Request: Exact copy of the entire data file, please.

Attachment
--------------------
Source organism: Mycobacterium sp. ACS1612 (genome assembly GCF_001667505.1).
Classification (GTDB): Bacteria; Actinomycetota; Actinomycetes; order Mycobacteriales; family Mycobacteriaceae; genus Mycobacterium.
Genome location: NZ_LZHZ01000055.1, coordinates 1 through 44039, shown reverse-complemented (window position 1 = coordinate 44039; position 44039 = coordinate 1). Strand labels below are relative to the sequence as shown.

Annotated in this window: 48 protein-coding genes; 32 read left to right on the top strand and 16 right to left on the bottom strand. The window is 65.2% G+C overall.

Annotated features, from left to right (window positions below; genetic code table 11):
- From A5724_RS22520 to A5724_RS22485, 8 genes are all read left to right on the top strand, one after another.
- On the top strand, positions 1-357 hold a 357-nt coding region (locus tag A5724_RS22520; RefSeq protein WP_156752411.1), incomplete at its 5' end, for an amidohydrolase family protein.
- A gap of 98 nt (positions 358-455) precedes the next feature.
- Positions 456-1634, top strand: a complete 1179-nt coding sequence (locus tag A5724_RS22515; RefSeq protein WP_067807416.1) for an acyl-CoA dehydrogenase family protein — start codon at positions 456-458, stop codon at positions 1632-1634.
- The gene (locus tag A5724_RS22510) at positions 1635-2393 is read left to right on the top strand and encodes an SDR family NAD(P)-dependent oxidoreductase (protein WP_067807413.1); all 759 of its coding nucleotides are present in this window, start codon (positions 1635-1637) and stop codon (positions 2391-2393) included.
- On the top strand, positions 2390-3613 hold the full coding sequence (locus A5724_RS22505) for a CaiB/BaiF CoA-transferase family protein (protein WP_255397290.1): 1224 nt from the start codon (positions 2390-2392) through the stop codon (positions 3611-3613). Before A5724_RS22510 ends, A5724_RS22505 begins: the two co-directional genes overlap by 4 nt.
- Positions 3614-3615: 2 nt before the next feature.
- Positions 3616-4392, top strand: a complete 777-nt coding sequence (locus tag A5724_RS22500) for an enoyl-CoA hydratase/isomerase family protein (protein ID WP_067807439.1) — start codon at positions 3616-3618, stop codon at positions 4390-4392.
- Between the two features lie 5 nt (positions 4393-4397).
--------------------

Source organism: Mycobacterium sp. ACS1612 (genome assembly GCF_001667505.1).
Classification (GTDB): Bacteria; Actinomycetota; Actinomycetes; order Mycobacteriales; family Mycobacteriaceae; genus Mycobacterium.
Genome location: NZ_LZHZ01000055.1, coordinates 1 through 44039, shown reverse-complemented (window position 1 = coordinate 44039; position 44039 = coordinate 1). Strand labels below are relative to the sequence as shown.

Annotated in this window: 48 protein-coding genes; 32 read left to right on the top strand and 16 right to left on the bottom strand. The window is 65.2% G+C overall.

Annotated features, from left to right (window positions below; genetic code table 11):
- From A5724_RS22520 to A5724_RS22485, 8 genes are all read left to right on the top strand, one after another.
- On the top strand, positions 1-357 hold a 357-nt coding region (locus tag A5724_RS22520; RefSeq protein WP_156752411.1), incomplete at its 5' end, for an amidohydrolase family protein.
- A gap of 98 nt (positions 358-455) precedes the next feature.
- Positions 456-1634, top strand: a complete 1179-nt coding sequence (locus tag A5724_RS22515; RefSeq protein WP_067807416.1) for an acyl-CoA dehydrogenase family protein — start codon at positions 456-458, stop codon at positions 1632-1634.
- The gene (locus tag A5724_RS22510) at positions 1635-2393 is read left to right on the top strand and encodes an SDR family NAD(P)-dependent oxidoreductase (protein WP_067807413.1); all 759 of its coding nucleotides are present in this window, start codon (positions 1635-1637) and stop codon (positions 2391-2393) included.
- On the top strand, positions 2390-3613 hold the full coding sequence (locus A5724_RS22505) for a CaiB/BaiF CoA-transferase family protein (protein WP_255397290.1): 1224 nt from the start codon (positions 2390-2392) through the stop codon (positions 3611-3613). Before A5724_RS22510 ends, A5724_RS22505 begins: the two co-directional genes overlap by 4 nt.
- Positions 3614-3615: 2 nt before the next feature.
- Positions 3616-4392, top strand: a complete 777-nt coding sequence (locus tag A5724_RS22500) for an enoyl-CoA hydratase/isomerase family protein (protein ID WP_067807439.1) — start codon at positions 3616-3618, stop codon at positions 4390-4392.
- Between the two features lie 5 nt (positions 4393-4397).